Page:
Scientists have detected two massive waves sweeping across the largest lava lake on Jupiter’s moon Io – the most volcanically active body in our solar system.
Taking advantage of a rare orbital alignment between two of Jupiter’s moons, Io and Europa, researchers at University of California (UC) Berkeley have obtained an exceptionally detailed map of the largest lava lake on Io.
On March 8 in 2015, Europa passed in front of Io, gradually blocking out light from the volcanic moon.
Since Europa’s surface is coated in water ice, it reflects very little sunlight at infrared wavelengths, allowing researchers to accurately isolate the heat emanating from volcanoes on Io’s surface.
The infrared data showed that the surface temperature of Io’s massive molten lake steadily increased from one end to the other, suggesting that the lava had overturned in two waves that each swept from west to east at about a kilometre per day.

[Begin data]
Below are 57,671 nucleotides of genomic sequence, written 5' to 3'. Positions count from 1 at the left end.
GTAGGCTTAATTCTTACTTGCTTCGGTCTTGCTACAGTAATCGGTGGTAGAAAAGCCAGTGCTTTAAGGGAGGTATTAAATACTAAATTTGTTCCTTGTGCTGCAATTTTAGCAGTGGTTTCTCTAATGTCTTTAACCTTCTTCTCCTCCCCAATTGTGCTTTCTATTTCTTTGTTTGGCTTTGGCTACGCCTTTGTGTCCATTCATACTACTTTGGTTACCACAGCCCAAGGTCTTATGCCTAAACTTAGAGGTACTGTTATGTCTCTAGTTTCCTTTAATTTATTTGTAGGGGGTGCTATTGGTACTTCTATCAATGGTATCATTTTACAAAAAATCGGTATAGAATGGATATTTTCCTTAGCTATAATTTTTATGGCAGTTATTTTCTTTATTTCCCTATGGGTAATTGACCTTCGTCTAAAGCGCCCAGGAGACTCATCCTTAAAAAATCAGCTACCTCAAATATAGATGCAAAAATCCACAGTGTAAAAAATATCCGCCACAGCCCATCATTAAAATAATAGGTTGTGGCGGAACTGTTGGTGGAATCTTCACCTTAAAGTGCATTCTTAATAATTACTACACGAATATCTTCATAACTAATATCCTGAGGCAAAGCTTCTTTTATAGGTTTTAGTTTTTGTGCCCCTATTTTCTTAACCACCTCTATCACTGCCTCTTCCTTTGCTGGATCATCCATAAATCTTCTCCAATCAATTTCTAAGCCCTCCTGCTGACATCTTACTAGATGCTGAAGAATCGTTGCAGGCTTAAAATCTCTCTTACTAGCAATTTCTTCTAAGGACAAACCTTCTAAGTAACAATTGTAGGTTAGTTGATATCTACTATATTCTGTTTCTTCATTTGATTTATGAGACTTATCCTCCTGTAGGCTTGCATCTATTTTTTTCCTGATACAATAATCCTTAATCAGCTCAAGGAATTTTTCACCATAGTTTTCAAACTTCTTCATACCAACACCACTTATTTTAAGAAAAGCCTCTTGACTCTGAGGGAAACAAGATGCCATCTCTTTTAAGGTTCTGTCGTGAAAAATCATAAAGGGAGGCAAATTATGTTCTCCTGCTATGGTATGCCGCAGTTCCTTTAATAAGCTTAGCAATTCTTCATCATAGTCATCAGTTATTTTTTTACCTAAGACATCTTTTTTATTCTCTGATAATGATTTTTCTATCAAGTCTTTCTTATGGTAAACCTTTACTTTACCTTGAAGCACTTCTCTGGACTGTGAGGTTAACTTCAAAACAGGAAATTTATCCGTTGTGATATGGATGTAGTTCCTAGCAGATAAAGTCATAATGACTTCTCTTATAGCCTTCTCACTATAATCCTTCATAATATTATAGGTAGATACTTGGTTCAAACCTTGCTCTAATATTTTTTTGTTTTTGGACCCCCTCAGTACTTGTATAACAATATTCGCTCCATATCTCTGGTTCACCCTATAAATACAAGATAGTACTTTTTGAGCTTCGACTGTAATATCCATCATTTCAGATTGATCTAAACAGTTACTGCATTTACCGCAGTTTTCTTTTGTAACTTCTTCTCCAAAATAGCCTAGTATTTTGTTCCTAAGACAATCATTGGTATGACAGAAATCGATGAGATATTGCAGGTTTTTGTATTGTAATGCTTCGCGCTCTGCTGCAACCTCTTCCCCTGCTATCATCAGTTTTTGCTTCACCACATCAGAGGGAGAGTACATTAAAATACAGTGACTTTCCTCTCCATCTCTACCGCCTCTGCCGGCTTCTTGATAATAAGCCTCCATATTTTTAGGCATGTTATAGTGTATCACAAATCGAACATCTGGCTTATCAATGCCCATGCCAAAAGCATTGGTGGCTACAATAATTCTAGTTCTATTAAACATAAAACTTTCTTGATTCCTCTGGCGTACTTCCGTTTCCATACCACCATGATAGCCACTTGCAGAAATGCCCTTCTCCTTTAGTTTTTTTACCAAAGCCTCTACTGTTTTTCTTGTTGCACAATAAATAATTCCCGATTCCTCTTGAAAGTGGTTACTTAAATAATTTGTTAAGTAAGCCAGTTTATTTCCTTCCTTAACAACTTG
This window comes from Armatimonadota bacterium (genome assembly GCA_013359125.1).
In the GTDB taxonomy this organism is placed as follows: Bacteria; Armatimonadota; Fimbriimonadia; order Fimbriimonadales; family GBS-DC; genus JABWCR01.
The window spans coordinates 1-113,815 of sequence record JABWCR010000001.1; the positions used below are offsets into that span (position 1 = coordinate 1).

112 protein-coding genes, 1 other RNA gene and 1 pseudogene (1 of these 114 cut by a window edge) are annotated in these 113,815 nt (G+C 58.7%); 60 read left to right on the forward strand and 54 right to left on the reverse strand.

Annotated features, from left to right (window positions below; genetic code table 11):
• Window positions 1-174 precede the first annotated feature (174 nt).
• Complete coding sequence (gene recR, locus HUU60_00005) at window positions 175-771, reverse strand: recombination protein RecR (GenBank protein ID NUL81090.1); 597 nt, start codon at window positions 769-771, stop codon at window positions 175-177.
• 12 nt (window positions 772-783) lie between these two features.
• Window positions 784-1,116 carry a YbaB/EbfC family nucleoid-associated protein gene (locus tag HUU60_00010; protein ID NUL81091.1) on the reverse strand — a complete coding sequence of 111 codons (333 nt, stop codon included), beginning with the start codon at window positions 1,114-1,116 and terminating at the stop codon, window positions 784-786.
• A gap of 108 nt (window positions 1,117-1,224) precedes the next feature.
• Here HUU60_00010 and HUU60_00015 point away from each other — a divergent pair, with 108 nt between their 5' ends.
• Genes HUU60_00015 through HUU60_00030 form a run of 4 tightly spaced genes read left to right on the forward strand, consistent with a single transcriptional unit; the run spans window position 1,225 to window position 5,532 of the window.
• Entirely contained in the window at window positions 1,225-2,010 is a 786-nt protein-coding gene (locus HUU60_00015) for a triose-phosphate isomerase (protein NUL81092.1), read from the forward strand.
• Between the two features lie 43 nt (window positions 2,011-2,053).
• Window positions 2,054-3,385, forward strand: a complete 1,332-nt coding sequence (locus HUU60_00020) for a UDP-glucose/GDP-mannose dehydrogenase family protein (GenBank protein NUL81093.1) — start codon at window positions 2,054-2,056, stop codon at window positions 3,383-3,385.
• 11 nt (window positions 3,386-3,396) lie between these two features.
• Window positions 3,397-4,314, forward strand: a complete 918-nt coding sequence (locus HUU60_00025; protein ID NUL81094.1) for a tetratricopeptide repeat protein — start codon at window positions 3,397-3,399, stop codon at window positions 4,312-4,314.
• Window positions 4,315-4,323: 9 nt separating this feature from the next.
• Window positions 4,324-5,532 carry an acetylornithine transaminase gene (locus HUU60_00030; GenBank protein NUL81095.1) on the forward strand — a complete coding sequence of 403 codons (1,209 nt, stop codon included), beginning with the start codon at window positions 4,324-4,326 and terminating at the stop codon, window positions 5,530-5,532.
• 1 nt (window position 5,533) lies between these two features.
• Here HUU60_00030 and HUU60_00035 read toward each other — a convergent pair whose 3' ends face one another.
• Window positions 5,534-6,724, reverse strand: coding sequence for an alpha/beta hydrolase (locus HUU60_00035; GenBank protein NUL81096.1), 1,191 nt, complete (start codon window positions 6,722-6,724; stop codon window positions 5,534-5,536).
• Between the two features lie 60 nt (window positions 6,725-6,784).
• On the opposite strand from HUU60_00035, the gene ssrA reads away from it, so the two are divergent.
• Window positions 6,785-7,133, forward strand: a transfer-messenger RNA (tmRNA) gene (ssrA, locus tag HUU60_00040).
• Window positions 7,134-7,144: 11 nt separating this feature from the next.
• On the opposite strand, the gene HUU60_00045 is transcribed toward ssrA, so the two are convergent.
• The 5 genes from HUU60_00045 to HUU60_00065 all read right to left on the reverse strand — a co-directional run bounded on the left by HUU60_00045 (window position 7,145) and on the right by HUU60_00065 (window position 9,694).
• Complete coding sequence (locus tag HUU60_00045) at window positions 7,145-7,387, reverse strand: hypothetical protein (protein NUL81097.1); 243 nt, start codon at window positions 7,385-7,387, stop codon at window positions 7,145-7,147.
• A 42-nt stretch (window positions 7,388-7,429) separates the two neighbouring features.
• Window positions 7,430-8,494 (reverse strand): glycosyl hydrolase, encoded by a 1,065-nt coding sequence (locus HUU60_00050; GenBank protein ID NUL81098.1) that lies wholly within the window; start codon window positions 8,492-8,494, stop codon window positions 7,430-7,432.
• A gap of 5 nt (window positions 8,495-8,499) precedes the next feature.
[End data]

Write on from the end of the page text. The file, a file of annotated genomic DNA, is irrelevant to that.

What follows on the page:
Overturning lava is a popular explanation for the periodic brightening and dimming of the hot spot, called Loki Patera after the Norse god.
The most active volcanic site on Io, Loki Patera is about 200 kilometres across. The hot region of the patera has a surface area of 21,500 square kilometres.
“If Loki Patera is a sea of lava, it encompasses an area more than a million times that of a typical lava lake on Earth,” said Katherine de Kleer, a graduate student at UC Berkeley.
“In this scenario, portions of cool crust sink, exposing the incandescent magma underneath and causing a brightening in the infrared,” said de Kleer.
“This is the first useful map of the entire patera. It shows not one but two resurfacing waves sweeping around the patera. This is much more complex than what was previously thought,” said Ashley Davies, of the NASA’s Jet Propulsion Laboratory in the US.
“This is a step forward in trying to understand volcanism on Io, which we have been observing for more than 15 years, and in particular the volcanic activity at Loki Patera,” said Imke de Pater, a UC Berkeley professor of astronomy.
The images were obtained by the twin 8.4-metre mirrors of the Large Binocular Telescope Observatory in the mountains Arizona, linked together as an interferometer using advanced adaptive optics to remove atmospheric blurring.